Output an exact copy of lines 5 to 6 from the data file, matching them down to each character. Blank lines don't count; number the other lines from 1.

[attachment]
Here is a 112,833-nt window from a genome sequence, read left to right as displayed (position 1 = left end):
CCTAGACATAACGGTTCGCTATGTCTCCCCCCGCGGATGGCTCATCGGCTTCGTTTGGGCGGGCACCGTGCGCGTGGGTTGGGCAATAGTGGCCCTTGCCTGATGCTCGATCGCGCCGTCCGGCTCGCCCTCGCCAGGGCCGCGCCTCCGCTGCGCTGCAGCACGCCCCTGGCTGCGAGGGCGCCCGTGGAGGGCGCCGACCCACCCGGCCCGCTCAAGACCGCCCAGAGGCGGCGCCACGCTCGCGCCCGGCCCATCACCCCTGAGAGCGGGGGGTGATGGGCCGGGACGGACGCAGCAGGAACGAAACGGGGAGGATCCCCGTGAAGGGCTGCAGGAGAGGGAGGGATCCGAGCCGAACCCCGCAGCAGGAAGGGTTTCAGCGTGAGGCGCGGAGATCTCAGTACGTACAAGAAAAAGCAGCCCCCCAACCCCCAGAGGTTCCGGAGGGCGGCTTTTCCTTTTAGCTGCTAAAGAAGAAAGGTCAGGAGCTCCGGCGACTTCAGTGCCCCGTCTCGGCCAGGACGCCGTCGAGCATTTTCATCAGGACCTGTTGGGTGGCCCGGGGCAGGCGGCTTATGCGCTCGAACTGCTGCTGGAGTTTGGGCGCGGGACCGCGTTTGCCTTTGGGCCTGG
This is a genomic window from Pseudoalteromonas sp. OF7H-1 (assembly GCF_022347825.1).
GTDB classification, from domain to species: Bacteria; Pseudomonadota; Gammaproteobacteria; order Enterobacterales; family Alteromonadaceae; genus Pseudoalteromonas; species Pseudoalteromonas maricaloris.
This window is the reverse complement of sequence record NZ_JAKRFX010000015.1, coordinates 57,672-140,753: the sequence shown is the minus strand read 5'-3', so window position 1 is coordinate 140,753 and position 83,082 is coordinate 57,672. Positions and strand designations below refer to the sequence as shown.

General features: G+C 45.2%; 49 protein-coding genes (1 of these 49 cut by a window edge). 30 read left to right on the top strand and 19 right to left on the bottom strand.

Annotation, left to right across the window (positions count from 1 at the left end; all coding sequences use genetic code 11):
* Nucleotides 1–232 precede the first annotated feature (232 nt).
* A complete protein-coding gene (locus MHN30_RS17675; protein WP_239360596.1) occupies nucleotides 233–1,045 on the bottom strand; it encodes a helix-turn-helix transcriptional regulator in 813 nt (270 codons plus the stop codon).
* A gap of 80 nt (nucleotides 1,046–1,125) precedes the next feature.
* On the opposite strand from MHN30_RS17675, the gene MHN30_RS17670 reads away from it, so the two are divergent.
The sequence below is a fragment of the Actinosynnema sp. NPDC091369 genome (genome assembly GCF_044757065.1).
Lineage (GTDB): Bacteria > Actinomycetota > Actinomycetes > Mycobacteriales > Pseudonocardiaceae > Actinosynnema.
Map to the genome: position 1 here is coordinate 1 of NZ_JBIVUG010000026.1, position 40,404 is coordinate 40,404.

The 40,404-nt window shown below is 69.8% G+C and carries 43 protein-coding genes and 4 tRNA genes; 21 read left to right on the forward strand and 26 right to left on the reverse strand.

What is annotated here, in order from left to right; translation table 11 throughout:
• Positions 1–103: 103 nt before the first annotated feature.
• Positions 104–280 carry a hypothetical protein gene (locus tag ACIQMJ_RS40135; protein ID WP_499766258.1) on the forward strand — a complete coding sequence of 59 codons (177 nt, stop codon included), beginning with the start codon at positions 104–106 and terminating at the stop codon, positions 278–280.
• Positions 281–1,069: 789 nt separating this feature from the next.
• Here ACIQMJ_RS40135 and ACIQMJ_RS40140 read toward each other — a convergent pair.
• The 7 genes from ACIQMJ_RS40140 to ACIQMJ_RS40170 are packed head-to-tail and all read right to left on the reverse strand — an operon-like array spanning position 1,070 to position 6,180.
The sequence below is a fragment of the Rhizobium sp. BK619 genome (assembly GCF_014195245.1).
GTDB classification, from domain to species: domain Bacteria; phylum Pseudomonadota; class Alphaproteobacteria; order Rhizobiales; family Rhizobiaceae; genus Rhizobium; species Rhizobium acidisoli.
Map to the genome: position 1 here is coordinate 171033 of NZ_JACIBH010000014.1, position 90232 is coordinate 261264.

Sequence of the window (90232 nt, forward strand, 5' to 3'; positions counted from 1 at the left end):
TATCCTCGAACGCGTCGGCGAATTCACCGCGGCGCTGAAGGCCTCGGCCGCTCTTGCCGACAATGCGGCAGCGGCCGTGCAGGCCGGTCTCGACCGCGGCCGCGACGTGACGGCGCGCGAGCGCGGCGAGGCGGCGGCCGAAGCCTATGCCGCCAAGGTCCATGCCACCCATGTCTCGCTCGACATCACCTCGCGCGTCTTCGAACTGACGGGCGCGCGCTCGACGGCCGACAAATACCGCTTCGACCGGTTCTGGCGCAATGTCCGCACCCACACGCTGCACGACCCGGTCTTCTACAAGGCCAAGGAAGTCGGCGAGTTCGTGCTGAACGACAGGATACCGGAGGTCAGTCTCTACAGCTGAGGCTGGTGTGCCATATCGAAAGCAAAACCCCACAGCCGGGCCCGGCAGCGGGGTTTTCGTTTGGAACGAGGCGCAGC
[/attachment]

This window is the reverse complement of sequence record NZ_JAKRFX010000015.1, coordinates 57,672-140,753: the sequence shown is the minus strand read 5'-3', so window position 1 is coordinate 140,753 and position 83,082 is coordinate 57,672. Positions and strand designations below refer to the sequence as shown.

General features: G+C 45.2%; 49 protein-coding genes (1 of these 49 cut by a window edge). 30 read left to right on the top strand and 19 right to left on the bottom strand.